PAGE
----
A Perfect Example for the World – The Finnish Education System
The Nordic nations’ education and especially the Finnish system are well known to all in the education sector and beyond. Its benefits are great and numerous, and it has continually shown its supremacy over other nations’ education systems.
With this article, we aim to adequately explain the Finnish model, why it is so successful, and why the entire world should strive to either emulate or improve upon it.
The Finnish Education System Explained
The primary objective of the system is to provide equal opportunities to all citizens of Finland, so from the very start, every student is equal in their schools, no matter how good they are. In part, this is accomplished by making education free at all primary levels. Despite this being the case, education is not expensive for the country; the government still spends far less per pupil than countries like the US.
Every student has the right to get educational support, and those who require special assistance will receive it, but it’s performed together with mainstream education.
As for the curriculum, it’s usually quite different from place to place, while the government only provides a broad outline. With such freedom, many would think that the children are not educated properly, but the truth is the opposite. Quality is assured through the steering, not through control.
The children are not forced to learn; they even start much later than in other countries. There are barely any tests throughout the entire education years, and there are many more breaks and freedom for children to express themselves. Most of the time, the children learn by doing, not being forced to memorize lessons and facts.
After all of that, you should also know that more than 90% of these children continue their education and attend universities later on.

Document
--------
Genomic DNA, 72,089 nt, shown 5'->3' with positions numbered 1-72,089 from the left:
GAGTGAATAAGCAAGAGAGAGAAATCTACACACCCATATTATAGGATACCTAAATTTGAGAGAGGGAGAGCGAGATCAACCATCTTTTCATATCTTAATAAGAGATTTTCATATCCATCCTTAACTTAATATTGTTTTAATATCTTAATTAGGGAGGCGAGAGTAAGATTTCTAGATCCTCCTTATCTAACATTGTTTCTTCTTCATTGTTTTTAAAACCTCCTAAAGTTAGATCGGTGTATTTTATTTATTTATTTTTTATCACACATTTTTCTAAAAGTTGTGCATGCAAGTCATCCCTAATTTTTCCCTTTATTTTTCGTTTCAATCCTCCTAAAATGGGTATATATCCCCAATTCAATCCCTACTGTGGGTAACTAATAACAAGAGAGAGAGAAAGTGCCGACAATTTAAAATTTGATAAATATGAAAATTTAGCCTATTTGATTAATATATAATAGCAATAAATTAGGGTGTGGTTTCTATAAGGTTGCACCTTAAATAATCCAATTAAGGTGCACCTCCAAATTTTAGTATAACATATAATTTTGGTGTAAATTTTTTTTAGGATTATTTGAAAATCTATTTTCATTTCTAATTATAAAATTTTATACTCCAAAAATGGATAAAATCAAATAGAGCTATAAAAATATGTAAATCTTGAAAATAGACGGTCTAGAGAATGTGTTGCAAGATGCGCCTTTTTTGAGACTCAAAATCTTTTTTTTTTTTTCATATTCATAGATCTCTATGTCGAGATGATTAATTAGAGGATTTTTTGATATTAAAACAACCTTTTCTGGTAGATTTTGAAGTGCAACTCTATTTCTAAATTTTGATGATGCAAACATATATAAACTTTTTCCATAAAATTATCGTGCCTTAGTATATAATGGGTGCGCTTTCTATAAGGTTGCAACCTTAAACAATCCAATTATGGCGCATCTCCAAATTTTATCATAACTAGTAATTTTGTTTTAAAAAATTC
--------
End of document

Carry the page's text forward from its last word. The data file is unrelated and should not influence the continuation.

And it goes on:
As for the teachers, only the best university students get the job, and a master's degree is required. There are also many more of them per student than in other countries. Their starting pays are not very high, but through time, they are much higher than the average. The teachers effectively are recognized of the same status as doctors and lawyers in their country.
In the end, every teacher has the same goal – to do whatever they can to teach the children and improve their lives.
Why Should the Rest of the World Emulate this System?
To most, the very explanation of the Finnish model should prove to be a good enough answer to this question. For the rest, the very fact that the system is successful should be more than enough.
Yes, it’s true that not every country can manage to create such a system, especially large ones like the USA, but it is still very possible, with certain modifications. Finland has proven that it’s not necessary to spend vast amounts of money and resources to do it. With any amount of will, deliberation, agreement, and enough push from the people, it’s possible in every country. Plus, it doesn’t have to be the same everywhere, the Finnish system should be a model on which other countries can make their versions.
As long as every government in the world includes the happiness and well-being into their future education system models, a successful and positive change is more than possible, it’s assured.